Cell source determines the immunological impact of biomimetic nanoparticles

Michael Evangelopoulos, Alessandro Parodi, Jonathan O. Martinez, Iman K. Yazdi, Armando Cevenini, Anne L. van de Ven, Nicoletta Quattrocchi, Christian Boada, Nima Taghipour, Claudia Corbo, Brandon S. Brown, Shilpa Scaria, Xuewu Liu, Mauro Ferrari, Ennio Tasciotti

Research output: Contribution to journalArticlepeer-review

47 Scopus citations


Recently, engineering the surface of nanotherapeutics with biologics to provide them with superior biocompatibility and targeting towards pathological tissues has gained significant popularity. Although the functionalization of drug delivery vectors with cellular materials has been shown to provide synthetic particles with unique biological properties, these approaches may have undesirable immunological repercussions upon systemic administration. Herein, we comparatively analyzed unmodified multistage nanovectors and particles functionalized with murine and human leukocyte cellular membrane, dubbed Leukolike Vectors (LLV), and the immunological effects that may arise in vitro and in vivo. Previously, LLV demonstrated an avoidance of opsonization and phagocytosis, in addition to superior targeting of inflammation and prolonged circulation. In this work, we performed a comprehensive evaluation of the importance of the source of cellular membrane in increasing their systemic tolerance and minimizing an inflammatory response. Time-lapse microscopy revealed LLV developed using a cellular coating derived from a murine (i.e., syngeneic) source resulted in an active avoidance of uptake by macrophage cells. Additionally, LLV composed of a murine membrane were found to have decreased uptake in the liver with no significant effect on hepatic function. As biomimicry continues to develop, this work demonstrates the necessity to consider the source of biological material in the development of future drug delivery carriers.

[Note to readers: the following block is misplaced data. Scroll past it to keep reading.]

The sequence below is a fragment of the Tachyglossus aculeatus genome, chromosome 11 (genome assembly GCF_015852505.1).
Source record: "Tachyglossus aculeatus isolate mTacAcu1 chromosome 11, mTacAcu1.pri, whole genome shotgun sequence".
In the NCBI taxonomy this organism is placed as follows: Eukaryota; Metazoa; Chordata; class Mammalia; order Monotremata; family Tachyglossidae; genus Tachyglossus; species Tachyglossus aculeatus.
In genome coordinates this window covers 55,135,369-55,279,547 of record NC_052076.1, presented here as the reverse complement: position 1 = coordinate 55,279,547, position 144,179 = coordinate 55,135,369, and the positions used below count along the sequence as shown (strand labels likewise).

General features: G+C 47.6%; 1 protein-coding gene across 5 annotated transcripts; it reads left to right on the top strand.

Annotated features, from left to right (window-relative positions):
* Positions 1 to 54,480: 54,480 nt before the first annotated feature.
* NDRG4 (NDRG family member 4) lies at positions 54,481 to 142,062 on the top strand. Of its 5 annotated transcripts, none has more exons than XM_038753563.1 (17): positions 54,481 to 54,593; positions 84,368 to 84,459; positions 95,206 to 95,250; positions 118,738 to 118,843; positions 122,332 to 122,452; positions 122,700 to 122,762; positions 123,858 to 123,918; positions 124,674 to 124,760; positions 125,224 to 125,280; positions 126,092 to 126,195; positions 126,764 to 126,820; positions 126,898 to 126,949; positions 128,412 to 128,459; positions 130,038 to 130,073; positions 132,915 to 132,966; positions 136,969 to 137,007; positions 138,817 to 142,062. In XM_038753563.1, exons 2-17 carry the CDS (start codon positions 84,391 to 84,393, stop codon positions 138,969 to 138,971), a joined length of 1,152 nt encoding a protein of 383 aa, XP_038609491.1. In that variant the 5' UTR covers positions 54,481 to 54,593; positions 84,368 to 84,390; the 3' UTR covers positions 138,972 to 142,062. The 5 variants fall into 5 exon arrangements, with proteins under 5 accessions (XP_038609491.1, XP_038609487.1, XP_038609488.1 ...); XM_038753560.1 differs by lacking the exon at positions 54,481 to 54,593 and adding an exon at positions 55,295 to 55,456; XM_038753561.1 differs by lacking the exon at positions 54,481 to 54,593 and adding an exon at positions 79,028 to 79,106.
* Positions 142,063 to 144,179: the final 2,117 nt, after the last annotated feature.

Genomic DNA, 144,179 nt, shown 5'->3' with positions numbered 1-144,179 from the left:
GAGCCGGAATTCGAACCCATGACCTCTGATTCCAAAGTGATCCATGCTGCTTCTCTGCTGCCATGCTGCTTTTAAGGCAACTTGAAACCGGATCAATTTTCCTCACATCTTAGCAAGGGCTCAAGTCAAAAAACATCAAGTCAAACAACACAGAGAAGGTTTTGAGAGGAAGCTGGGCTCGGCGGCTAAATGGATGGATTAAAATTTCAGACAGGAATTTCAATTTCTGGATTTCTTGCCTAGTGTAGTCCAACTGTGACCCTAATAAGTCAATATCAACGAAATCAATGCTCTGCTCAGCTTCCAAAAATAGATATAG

Original languageEnglish (US)
Pages (from-to)168-177
Number of pages10
StatePublished - Mar 1 2016


  • Biomimicry
  • Drug delivery
  • Immunobiology
  • Leukolike Vector
  • Multistage nanovector
  • Nanoparticles

ASJC Scopus subject areas

  • Biomaterials
  • Bioengineering
  • Ceramics and Composites
  • Mechanics of Materials
  • Biophysics


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